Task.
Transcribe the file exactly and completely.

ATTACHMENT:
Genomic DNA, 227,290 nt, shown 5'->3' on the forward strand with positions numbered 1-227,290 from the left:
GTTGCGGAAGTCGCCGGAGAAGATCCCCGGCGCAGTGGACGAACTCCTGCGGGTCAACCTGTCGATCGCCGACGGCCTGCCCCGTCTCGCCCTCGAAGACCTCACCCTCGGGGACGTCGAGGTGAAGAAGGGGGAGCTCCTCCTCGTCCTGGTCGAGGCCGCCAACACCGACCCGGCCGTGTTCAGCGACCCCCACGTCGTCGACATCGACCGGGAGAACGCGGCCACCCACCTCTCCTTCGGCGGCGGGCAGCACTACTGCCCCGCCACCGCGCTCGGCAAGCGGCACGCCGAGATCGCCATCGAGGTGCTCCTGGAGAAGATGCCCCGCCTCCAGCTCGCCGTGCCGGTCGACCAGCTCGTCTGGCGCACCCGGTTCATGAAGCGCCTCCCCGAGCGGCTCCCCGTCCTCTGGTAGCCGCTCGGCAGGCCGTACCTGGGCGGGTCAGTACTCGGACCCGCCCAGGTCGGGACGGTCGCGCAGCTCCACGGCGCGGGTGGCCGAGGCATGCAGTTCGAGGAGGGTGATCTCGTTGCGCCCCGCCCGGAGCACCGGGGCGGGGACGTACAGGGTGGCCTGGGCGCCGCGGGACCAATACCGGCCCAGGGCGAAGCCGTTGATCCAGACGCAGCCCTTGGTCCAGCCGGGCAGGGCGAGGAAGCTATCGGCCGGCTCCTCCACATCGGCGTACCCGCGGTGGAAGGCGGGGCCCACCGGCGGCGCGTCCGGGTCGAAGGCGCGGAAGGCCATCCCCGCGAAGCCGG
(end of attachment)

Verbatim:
Genomic DNA, 227,290 nt, shown 5'->3' on the forward strand with positions numbered 1-227,290 from the left:
GTTGCGGAAGTCGCCGGAGAAGATCCCCGGCGCAGTGGACGAACTCCTGCGGGTCAACCTGTCGATCGCCGACGGCCTGCCCCGTCTCGCCCTCGAAGACCTCACCCTCGGGGACGTCGAGGTGAAGAAGGGGGAGCTCCTCCTCGTCCTGGTCGAGGCCGCCAACACCGACCCGGCCGTGTTCAGCGACCCCCACGTCGTCGACATCGACCGGGAGAACGCGGCCACCCACCTCTCCTTCGGCGGCGGGCAGCACTACTGCCCCGCCACCGCGCTCGGCAAGCGGCACGCCGAGATCGCCATCGAGGTGCTCCTGGAGAAGATGCCCCGCCTCCAGCTCGCCGTGCCGGTCGACCAGCTCGTCTGGCGCACCCGGTTCATGAAGCGCCTCCCCGAGCGGCTCCCCGTCCTCTGGTAGCCGCTCGGCAGGCCGTACCTGGGCGGGTCAGTACTCGGACCCGCCCAGGTCGGGACGGTCGCGCAGCTCCACGGCGCGGGTGGCCGAGGCATGCAGTTCGAGGAGGGTGATCTCGTTGCGCCCCGCCCGGAGCACCGGGGCGGGGACGTACAGGGTGGCCTGGGCGCCGCGGGACCAATACCGGCCCAGGGCGAAGCCGTTGATCCAGACGCAGCCCTTGGTCCAGCCGGGCAGGGCGAGGAAGCTATCGGCCGGCTCCTCCACATCGGCGTACCCGCGGTGGAAGGCGGGGCCCACCGGCGGCGCGTCCGGGTCGAAGGCGCGGAAGGCCATCCCCGCGAAGCCGG